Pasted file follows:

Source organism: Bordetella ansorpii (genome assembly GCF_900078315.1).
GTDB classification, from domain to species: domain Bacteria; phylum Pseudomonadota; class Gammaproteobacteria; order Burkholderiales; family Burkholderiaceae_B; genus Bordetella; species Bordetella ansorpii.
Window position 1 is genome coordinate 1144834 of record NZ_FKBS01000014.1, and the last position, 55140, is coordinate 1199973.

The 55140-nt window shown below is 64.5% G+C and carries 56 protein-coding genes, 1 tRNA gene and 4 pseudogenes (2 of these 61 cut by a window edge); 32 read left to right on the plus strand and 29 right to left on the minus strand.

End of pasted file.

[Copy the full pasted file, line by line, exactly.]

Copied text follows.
Source organism: Bordetella ansorpii (genome assembly GCF_900078315.1).
GTDB classification, from domain to species: domain Bacteria; phylum Pseudomonadota; class Gammaproteobacteria; order Burkholderiales; family Burkholderiaceae_B; genus Bordetella; species Bordetella ansorpii.
Window position 1 is genome coordinate 1144834 of record NZ_FKBS01000014.1, and the last position, 55140, is coordinate 1199973.

The 55140-nt window shown below is 64.5% G+C and carries 56 protein-coding genes, 1 tRNA gene and 4 pseudogenes (2 of these 61 cut by a window edge); 32 read left to right on the plus strand and 29 right to left on the minus strand.